Leonard Nino, Jr., Appellant v. The State of Texas, Appellee
-- September 05, 2013
Leonard Nino, Jr. pleaded guilty to the offense of driving while intoxicated. Nino also pleaded true to the enhancement and habitual allegations. The jury assessed punishment at 99 years confinement. We affirm.
Nino's appellate attorney filed an Anders brief in this appeal. See Anders v. California, 386 U.S. 738, 87 S.Ct. 1396, 18 L.Ed.2d 493 (1967). Nino was informed of his right to submit a brief or other response on his own behalf, and he did. However, we review a pro se brief or other response solely to determine if there are any arguable grounds for appeal. Bledsoe v. State, 178 S.W.3d 824, 827 (Tex.Crim.App.2005); see also In re Schulman, 252 S.W.3d 403, 409 n. 23 (Tex.Crim.App.2008).
Counsel asserts that he has “thoroughly and conscientiously” reviewed the complete reporter's record and clerk's record in the underlying proceeding in search of potentially meritorious issues on appeal. Counsel concludes that after due diligence, he can find no potentially meritorious issues to assert and is of the opinion that the appeal is frivolous. Counsel's brief evidences a professional evaluation of the record for error, and we conclude that counsel performed the duties required of appointed counsel. See Anders, 386 U.S. at 744; High v. State, 573 S.W.2d 807, 812 (Tex.Crim.App.1978); see also In re Schulman, 252 S.W.3d 403, 407 (Tex.Crim.App.2008).
In reviewing an Anders appeal, we must, “after a full examination of all the proceedings, ․ decide whether the case is wholly frivolous.” See Anders, 386 U.S. at 744; accord Stafford v. State, 813 S.W.2d 503, 509–11 (Tex.Crim.App.1991). An appeal is “wholly frivolous” or “without merit” when it “lacks any basis in law or fact.” McCoy v. Court of Appeals, 486 U.S. 429, 439 n. 10, 108 S.Ct. 1895, 100 L.Ed.2d 440 (1988). Arguments are frivolous when they “cannot conceivably persuade the court.” Id. at 436. An appeal is not wholly frivolous when it is based on “arguable grounds.” Stafford, 813 S.W.2d at 511.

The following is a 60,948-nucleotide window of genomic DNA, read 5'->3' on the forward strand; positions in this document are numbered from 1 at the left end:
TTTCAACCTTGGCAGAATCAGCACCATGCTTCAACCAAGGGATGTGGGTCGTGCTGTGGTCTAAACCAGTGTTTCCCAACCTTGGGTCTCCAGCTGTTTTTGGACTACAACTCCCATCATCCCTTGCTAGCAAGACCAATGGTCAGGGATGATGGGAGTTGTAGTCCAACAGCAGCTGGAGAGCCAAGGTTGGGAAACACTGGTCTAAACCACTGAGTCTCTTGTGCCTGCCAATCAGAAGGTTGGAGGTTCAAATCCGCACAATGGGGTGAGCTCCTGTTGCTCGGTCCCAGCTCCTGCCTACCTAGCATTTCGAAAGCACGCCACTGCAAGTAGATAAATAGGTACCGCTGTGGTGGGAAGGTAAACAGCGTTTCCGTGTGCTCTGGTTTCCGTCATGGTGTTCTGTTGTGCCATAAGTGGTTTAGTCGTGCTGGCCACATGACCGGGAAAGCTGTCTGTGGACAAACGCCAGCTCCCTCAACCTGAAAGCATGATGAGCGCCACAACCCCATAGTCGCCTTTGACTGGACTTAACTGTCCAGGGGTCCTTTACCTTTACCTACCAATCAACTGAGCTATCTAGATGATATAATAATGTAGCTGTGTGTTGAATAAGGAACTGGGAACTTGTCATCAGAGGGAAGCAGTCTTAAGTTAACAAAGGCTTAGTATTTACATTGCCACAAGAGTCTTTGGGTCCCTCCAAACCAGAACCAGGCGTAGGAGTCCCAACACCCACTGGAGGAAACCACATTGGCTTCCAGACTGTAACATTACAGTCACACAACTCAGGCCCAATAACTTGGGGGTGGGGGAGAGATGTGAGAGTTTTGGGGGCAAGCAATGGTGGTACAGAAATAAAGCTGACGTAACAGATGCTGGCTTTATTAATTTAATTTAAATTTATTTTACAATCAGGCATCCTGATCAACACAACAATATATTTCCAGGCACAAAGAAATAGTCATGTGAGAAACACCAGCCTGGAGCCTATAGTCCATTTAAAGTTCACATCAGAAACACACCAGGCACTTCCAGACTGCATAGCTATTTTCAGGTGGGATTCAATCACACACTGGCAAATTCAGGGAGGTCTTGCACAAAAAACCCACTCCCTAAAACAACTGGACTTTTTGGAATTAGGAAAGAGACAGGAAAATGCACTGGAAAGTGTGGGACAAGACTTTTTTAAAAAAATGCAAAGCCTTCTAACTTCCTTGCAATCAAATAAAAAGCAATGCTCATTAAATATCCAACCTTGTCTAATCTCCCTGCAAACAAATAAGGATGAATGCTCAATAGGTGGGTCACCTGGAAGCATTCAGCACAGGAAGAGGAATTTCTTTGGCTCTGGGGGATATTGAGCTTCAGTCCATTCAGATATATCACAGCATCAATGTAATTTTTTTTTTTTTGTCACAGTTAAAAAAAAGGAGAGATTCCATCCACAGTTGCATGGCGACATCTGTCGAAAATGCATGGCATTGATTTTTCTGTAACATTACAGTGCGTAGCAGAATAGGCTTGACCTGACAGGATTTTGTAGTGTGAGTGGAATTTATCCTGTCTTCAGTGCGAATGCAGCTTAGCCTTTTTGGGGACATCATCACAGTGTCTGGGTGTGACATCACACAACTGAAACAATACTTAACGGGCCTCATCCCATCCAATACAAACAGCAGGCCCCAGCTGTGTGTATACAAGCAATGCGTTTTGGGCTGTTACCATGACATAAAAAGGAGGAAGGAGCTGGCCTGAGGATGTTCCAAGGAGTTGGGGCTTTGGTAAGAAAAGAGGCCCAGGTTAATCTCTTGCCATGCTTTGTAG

After reviewing the briefs, including Nino's pro se response, and the entire record in this appeal, we determine the appeal to be wholly frivolous. See Bledsoe v. State, 178 S.W.3d 824, 826–27 (Tex.Crim.App.2005). Accordingly, we affirm the trial court's judgment.
Should Nino wish to seek further review of this case by the Texas Court of Criminal Appeals, he must either retain an attorney to file a petition for discretionary review or must file a pro se petition for discretionary review. Any petition for discretionary review must be filed within thirty days from the date of this opinion or the last timely motion for rehearing or timely motion for en banc reconsideration was overruled by this Court. See Tex.R.App. P. 68.2. Any petition and all copies of the petition for discretionary review must be filed with the Clerk of the Court of Criminal Appeals. See Tex.R.App. P. 68.3. (Tex.Crim.App.1997, amended eff. Sept. 1, 2011). Any petition for discretionary review should comply with the requirements of Rule 68.4 of the Texas Rules of Appellate Procedure. See Tex.R.App. P. 68.4. See also In re Schulman, 252 S.W.3d at 409 n.22.
Counsel's request that he be allowed to withdraw from representation of Nino is granted. Additionally, counsel must send Nino a copy of our decision, notify him of his right to file a pro se petition for discretionary review, and send this Court a letter certifying counsel's compliance with Texas Rule of Appellate Procedure 48.4. Tex.R.App. P. 48.4; see also In re Schulman, 252 S.W.3d at 409 n.22.
AL SCOGGINS Justice